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A right is not a right unless you know about it: why we must defend citizenship education

By Blog Editor, IOE Digital, on 1 March 2013

Hugh Starkey
Despite rumours of its untimely demise, citizenship education in England is alive and kicking. Following a rather lukewarm endorsement in the report of the expert panel in December 2011, last month’s new national curriculum Framework document for consultation retains citizenship as a subject at key stages 3 and 4 but with a very much reduced programme of study.
Democratic Life, the coordinating group for organisations associated with citizenship education, including the Association for Citizenship TeachingCitizenship Foundation and Amnesty International, considers this as something of a moral victory. But is it?
In England’s current national curriculum Citizenship is a statutory subject with a brief but carefully constructed Programme of Study for each of the four key stages. At Key Stage 3 the key concepts are: Democracy and Justice; Rights and Responsibilities; Identities and Diversity: living together in the UK, and the new programme of study contains the vestiges of these themes. “Pupils should be taught about … how the political system of the United Kingdom has developed as a democracy”. The justice system includes “the role of the police, and how courts and tribunals work”. An overarching aim is developing understanding of “the rights and responsibilities of [UK] citizens”. At Key stage 4 pupils should be taught about: “diverse national, regional, religious and ethnic identities in the United Kingdom and the need for mutual respect and understanding”.
This may feel like a diluted version. But in practice, the national curriculum may have relatively little influence on what happens in schools. The most recent Ofsted report,  Citizenship established? Citizenship in schools 2006/9 noted that more than 10% of schools visited “had done little or nothing to implement citizenship, a National Curriculum requirement that has now been in place for seven years” (p5). Clearly the schools felt that they had other priorities and that the national curriculum would not be the only factor determining their arrangements.
The NFER’s longitudinal study of citizenship education in schools found in 2009 that less than half of schools had a dedicated time slot and less than half had specialist teachers. In other words, whatever curriculum advice schools get, only a minority are able to commit to best practice for citizenship education even when it is a statutory obligation.
However, the national curriculum has great symbolic importance. It is the public and explicit statement of the knowledge, skills and dispositions that are deemed essential to transmit as embodying a cultural heritage as well as preparing for the future. It may, in practice, have relatively little impact on the priorities of schools. It gives expression to the essential elements of knowledge, skills and understandings that the current generation wishes to see transmitted to the next. It provides an opportunity for political leadership in standard-setting.
One of the first actions of the Conservative-led Coalition Government on 11 May 2010 was to sign a formal Recommendation supporting the Council of Europe Charter on Education for Democratic Citizenship and Human Rights Education. The ministers of education collectively agreed to recommend to their governments that: “Member states should include education for democratic citizenship and human rights education in the curricula for formal education at pre-primary, primary and secondary school level”. This commitment is barely visible in the new programme of study, suggesting that an opportunity to emphasise the importance of democracy and human rights for our diverse society has been missed.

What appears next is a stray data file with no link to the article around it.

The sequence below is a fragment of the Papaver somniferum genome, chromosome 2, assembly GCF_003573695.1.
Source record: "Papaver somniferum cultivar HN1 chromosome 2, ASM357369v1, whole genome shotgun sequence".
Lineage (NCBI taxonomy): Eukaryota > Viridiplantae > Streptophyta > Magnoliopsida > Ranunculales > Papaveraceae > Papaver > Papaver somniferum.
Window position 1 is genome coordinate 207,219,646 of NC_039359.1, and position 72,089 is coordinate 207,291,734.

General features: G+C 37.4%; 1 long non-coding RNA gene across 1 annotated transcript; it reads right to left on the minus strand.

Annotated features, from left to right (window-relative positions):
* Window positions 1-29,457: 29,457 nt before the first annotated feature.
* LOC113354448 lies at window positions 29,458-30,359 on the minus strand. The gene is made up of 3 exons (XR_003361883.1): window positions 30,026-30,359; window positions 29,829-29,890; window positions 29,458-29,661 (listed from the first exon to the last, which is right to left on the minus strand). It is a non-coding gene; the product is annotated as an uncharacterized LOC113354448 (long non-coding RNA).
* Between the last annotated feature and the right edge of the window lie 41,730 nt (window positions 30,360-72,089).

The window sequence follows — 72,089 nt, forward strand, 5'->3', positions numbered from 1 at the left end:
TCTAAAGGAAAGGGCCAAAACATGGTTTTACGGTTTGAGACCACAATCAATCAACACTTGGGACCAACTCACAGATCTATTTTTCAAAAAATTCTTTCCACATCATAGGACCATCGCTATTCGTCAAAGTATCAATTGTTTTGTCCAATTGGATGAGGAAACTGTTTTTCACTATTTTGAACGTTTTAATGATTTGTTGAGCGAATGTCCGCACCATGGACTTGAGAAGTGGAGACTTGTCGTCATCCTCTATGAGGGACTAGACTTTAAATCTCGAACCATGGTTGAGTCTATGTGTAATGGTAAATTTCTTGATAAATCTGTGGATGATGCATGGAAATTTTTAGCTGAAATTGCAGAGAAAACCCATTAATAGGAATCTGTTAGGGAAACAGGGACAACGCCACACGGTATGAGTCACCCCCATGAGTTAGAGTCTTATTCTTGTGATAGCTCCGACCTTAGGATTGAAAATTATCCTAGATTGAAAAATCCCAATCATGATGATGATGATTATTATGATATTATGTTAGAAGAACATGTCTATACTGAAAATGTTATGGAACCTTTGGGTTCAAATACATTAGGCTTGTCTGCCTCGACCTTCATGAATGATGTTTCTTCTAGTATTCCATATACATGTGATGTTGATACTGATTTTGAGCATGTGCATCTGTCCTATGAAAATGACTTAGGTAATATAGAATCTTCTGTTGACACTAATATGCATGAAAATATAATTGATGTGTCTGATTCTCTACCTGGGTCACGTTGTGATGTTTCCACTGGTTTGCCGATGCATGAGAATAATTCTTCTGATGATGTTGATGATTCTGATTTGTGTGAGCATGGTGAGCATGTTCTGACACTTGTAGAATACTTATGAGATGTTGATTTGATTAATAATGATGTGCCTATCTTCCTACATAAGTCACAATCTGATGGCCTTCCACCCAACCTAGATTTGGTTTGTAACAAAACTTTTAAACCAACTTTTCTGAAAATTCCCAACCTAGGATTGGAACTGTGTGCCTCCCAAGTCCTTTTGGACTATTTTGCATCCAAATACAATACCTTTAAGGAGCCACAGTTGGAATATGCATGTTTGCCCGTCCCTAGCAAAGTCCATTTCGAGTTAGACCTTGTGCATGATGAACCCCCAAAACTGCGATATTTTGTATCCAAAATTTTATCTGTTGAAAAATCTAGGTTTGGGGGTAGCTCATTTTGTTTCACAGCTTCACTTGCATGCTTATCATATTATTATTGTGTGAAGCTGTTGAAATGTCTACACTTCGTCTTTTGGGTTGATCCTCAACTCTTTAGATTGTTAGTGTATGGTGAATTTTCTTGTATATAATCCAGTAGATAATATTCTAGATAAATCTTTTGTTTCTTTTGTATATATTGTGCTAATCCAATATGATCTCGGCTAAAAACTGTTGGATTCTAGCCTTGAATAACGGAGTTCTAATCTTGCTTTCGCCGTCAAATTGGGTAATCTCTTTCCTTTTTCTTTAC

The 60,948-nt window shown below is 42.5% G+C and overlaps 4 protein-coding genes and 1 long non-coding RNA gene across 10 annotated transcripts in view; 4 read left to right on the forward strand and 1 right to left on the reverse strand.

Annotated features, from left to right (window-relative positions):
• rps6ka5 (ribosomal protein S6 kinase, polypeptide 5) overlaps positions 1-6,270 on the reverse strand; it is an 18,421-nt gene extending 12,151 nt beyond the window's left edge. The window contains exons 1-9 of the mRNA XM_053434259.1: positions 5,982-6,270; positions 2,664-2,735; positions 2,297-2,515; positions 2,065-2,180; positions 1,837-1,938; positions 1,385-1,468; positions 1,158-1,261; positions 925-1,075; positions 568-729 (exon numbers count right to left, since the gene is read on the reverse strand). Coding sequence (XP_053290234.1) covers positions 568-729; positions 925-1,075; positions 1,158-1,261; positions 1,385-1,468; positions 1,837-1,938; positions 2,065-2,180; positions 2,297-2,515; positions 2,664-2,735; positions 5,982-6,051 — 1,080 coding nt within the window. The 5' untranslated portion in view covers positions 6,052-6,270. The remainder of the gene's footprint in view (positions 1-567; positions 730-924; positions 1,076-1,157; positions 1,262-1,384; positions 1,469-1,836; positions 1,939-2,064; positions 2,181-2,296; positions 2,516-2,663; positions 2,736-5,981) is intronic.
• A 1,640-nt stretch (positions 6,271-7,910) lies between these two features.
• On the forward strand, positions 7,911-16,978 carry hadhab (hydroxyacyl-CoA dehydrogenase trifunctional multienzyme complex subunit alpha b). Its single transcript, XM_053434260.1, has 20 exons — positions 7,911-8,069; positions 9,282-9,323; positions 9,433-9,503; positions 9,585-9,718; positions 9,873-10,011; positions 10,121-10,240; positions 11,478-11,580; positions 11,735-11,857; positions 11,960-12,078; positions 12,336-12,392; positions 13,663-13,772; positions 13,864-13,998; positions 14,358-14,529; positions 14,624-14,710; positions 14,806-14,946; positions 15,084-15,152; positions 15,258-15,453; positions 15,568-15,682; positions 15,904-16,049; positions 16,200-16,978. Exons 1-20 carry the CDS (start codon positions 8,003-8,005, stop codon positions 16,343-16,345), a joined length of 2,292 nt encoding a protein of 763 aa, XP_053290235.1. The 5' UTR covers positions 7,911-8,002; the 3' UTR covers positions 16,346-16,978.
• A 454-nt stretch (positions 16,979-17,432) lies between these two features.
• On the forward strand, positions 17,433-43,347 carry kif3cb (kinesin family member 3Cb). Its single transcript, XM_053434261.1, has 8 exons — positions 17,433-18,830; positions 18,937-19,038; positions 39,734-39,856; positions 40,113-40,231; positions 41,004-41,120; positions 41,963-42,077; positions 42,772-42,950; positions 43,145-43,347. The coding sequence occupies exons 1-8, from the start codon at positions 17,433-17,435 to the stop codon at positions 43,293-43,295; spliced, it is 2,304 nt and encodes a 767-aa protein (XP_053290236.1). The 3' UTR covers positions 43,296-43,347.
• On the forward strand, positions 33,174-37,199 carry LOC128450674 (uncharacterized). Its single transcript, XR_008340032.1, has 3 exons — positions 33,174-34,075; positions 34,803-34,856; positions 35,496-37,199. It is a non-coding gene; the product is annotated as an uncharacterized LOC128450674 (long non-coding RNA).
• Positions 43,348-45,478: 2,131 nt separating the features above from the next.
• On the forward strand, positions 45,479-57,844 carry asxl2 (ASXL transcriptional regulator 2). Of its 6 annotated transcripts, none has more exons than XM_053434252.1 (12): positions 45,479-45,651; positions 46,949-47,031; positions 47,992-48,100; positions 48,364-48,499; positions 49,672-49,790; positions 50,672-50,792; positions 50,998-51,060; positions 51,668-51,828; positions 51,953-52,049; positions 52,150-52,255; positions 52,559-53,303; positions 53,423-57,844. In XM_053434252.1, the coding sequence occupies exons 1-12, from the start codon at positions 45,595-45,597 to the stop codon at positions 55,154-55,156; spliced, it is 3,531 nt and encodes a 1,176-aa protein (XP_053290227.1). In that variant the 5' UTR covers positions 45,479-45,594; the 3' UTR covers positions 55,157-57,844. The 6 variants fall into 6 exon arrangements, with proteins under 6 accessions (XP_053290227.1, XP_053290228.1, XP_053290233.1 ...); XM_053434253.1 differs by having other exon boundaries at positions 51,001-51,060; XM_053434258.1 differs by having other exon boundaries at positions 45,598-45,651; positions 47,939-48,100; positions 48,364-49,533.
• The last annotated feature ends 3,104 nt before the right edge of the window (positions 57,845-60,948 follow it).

The new proposed programme of study for citizenship alludes, rather quaintly, to “the precious liberties enjoyed by the citizens of the United Kingdom”. These liberties or freedoms are guaranteed by the UK’s commitments to the Universal Declaration of Human Rights and the European Convention on Human Rights and Fundamental Freedoms. But these “precious liberties” are at risk if citizens do not know that they are entitlements in international law and that people everywhere struggle for them. A right is not a right unless you know about it.
The debate on citizenship education in multicultural societies comes to IOE on Monday 11 March 2013 with the visit of Professor James A. Banks, Kerry and Linda Killinger Endowed Chair in Diversity Studies and Director Center for Multicultural Education, University of Washington, Seattle. Invited by the International Centre for Education and Democratic Citizenship (ICEDC), he will launch his monumental SAGE Encyclopedia of Diversity in Education in presence of a distinguished panel of contributors to this four volume work. This will be followed by an open public lecture in the series sponsored by the Faculty of Children and Learning on the subject: Diversity and Citizenship Education in Global Times.

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One Response to “A right is not a right unless you know about it: why we must defend citizenship education”

  • 1
    Seyi Akiwowo wrote on 5 March 2013:

    Reblogged this on Seyi's thoughts on education and commented:
    As a generation we need to ensure that we are doing all we can to impart out knowledge onto the next generation. We should continually find ways to new and exciting ways to empower young people but the basic foundations have be right and delivered effectively, otherwise the knowledge built on top of these foundations will eventually breakdown. Citizenship education is a basic fundamental tool to educate, empower and inspire anyone and everyone! Let us go back to basics and get it right!